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A kerosene lantern, also known as a barn lantern or hurricane lantern, is a flat-wick lamp made for portable and outdoor use. They are made of soldered or crimped-together sheet-metal stampings, with tin-plated sheet steel being the most common material, followed by brass and copper. There are three types: dead-flame, hot-blast, and cold-blast. Both hot-blast and cold-blast designs are called tubular lanterns and are safer than dead-flame lamps, as tipping over a tubular lantern cuts off the oxygen flow to the burner and will extinguish the flame within seconds.[5]

Round-wick center-draft lamps must only burn either Klean-Heat or low-odor mineral spirits.

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Later lanterns, such as the hot-blast and cold-blast lanterns, took this airflow control even further by partially enclosing the wick in a deflector or burner cone and channeling the airflow through that restricted area, creating a brighter and even more stable flame.

Lumens to watts (W) conversion calculator.

A central-draught lamp, orArgand lamp, works in the same manner as the flat-wick lamp. The burner is equipped with a tall glass chimney, of around 12 inches (300mm) tall or taller, to provide the powerful draft this lamp requires to burn properly. The burner uses a wick, usually made ofcotton, that is made of a wide, flat wick rolled into a tube, the seam of which is then stitched together to form the complete wick. The tubular wick is then mounted into a carrier, which is some form of a toothed rack that engages into the gears of the wick-raising mechanism of the burner and allows the wick to be raised and lowered. The wick rides in between the inner and outer wick tubes; the inner wick tube (central draft tube) provides the central draft or draft that supplies air to the flame spreader. When the lamp is lit, the central draft tube supplies air to the flame spreader that spreads out the flame into a ring offireand allows the lamp to burn cleanly.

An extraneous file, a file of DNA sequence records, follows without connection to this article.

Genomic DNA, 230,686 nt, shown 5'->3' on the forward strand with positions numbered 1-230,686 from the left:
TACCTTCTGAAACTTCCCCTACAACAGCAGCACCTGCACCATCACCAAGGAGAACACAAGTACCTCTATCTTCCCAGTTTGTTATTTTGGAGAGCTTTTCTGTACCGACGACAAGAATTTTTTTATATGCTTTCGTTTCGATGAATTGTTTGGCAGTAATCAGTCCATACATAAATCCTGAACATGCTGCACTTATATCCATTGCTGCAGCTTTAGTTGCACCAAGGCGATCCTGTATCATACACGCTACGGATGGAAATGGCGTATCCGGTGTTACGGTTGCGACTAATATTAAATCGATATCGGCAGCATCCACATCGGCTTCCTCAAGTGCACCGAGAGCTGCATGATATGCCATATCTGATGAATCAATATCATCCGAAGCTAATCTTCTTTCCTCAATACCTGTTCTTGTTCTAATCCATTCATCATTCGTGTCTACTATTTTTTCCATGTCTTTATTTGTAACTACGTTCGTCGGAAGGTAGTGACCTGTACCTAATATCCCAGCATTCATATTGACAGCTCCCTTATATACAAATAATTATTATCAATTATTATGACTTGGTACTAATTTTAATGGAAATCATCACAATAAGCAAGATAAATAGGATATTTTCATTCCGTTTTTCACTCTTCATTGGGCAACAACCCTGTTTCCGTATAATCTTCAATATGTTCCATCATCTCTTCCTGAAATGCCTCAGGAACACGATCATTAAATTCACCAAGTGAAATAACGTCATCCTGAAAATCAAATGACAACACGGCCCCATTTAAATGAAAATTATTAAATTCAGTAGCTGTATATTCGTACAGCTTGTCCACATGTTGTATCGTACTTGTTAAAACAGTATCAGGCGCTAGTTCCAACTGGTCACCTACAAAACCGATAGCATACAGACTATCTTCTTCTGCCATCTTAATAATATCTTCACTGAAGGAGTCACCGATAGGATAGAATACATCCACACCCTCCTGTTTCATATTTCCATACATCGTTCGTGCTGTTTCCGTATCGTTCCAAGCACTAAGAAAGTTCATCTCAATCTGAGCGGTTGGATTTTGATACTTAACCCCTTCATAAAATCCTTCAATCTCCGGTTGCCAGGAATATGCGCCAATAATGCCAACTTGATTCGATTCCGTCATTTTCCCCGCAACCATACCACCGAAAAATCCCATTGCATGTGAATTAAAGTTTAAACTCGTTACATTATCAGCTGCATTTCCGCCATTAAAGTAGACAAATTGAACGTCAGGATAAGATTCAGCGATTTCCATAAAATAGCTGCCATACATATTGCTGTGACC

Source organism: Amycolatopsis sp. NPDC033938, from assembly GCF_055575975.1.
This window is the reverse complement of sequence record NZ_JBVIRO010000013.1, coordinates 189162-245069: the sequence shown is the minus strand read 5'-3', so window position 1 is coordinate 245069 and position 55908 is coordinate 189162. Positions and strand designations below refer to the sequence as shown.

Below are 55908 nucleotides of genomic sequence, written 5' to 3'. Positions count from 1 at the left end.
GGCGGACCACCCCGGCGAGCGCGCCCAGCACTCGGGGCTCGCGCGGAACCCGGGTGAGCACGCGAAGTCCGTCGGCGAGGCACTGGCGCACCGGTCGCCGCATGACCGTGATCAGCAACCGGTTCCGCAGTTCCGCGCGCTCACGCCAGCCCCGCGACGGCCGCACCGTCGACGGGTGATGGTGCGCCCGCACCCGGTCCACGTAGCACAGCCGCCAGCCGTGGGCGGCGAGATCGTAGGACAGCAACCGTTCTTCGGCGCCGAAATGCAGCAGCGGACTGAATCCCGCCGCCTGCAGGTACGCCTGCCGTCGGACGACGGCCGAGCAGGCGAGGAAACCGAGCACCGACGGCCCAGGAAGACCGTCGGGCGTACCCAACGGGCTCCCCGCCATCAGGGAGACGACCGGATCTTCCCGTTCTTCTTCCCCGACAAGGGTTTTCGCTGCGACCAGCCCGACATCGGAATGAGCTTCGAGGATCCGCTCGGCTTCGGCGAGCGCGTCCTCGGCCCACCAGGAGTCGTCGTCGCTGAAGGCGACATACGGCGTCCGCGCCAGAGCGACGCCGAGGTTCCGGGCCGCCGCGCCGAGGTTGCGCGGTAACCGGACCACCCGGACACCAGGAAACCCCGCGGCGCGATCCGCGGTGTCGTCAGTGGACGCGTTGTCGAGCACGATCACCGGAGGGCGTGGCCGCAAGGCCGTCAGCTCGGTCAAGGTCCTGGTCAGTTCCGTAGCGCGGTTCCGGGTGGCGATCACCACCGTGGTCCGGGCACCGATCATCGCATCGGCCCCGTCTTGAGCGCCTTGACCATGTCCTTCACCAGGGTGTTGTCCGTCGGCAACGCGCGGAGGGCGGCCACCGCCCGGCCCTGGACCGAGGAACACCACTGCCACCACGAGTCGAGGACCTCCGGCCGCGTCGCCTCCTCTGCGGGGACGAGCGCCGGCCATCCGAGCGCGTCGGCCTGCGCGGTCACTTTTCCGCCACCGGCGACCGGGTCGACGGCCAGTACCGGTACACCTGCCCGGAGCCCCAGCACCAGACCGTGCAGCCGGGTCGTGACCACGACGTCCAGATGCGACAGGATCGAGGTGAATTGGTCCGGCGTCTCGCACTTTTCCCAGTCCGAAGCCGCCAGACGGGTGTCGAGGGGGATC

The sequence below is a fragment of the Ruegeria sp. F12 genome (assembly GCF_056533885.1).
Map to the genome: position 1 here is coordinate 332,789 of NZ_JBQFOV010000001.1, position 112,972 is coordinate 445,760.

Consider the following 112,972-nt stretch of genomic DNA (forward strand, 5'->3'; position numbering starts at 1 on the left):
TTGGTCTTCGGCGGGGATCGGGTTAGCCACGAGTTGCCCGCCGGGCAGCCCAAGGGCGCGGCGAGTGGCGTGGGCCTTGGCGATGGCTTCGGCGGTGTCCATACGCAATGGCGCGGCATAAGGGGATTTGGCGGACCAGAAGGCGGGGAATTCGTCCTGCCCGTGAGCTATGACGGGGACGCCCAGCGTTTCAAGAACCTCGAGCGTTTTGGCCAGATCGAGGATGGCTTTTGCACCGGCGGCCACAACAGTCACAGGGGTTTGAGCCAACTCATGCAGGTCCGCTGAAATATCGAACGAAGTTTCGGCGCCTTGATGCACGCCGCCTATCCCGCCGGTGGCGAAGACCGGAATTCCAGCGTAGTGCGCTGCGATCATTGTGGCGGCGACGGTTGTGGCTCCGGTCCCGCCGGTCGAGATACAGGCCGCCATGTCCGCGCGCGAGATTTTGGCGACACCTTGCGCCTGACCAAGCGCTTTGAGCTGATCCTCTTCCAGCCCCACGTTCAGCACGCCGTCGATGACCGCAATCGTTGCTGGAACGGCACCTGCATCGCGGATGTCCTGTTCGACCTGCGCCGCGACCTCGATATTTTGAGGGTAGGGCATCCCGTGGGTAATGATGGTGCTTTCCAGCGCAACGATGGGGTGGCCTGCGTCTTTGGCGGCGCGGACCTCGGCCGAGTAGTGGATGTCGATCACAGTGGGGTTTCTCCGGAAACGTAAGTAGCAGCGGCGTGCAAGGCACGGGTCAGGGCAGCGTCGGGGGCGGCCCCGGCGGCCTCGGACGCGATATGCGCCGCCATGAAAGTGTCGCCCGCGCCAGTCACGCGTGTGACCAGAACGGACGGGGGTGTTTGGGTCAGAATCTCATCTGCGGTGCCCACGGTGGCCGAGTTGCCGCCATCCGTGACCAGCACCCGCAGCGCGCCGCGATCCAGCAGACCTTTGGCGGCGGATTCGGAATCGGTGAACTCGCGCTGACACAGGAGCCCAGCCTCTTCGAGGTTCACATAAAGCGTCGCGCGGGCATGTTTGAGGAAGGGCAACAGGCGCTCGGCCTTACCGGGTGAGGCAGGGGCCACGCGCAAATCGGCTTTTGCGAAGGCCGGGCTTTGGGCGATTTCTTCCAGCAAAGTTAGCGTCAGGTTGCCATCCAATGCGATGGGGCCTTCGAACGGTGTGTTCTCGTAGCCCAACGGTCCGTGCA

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Generic lamp oil is available clear or in a choice of several colors and in scented and unscented forms. Although more expensive, lamp oil is highly refined and burns more cleanly and with less odor than kerosene. Lamp oil must not be liquid paraffin. Water-clear K-1 kerosene is the next grade of preferred fuel for kerosene wick lamps. In some locationsred keroseneis sold, which is dyed red and is slightly less expensive than K-1 kerosene, as nomotor-fuel taxesare collected on it. Red kerosene is not recommended because the dye will gradually clog the lantern wick, causing odor and reduced performance. Klean-Heat brand is another highly refined, cleaner-burning, nicer-smelling[citation needed]kerosene substitute sold at manyhardware storesduring winter. Citronella-scented lamp oil containinglemongrass oilis sold for itsinsect repellentproperties. Citronella fuels should only be used outdoors. Liquid paraffin-based lamp oil should only be used in round-wick lamps with a wick diameter of less than5⁄8inch (16mm). Used in larger wicks, this fuel causes the wicks to clog.[citation needed]

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The hot-blast design, also known as a tubular lantern due to the metal tubes used in its construction, was invented by John Irwin and patented on January 12, 1868. The hot-blast design collected hot air from above the globe and fed it through metal side tubes to the burner, to make the flame burn brighter.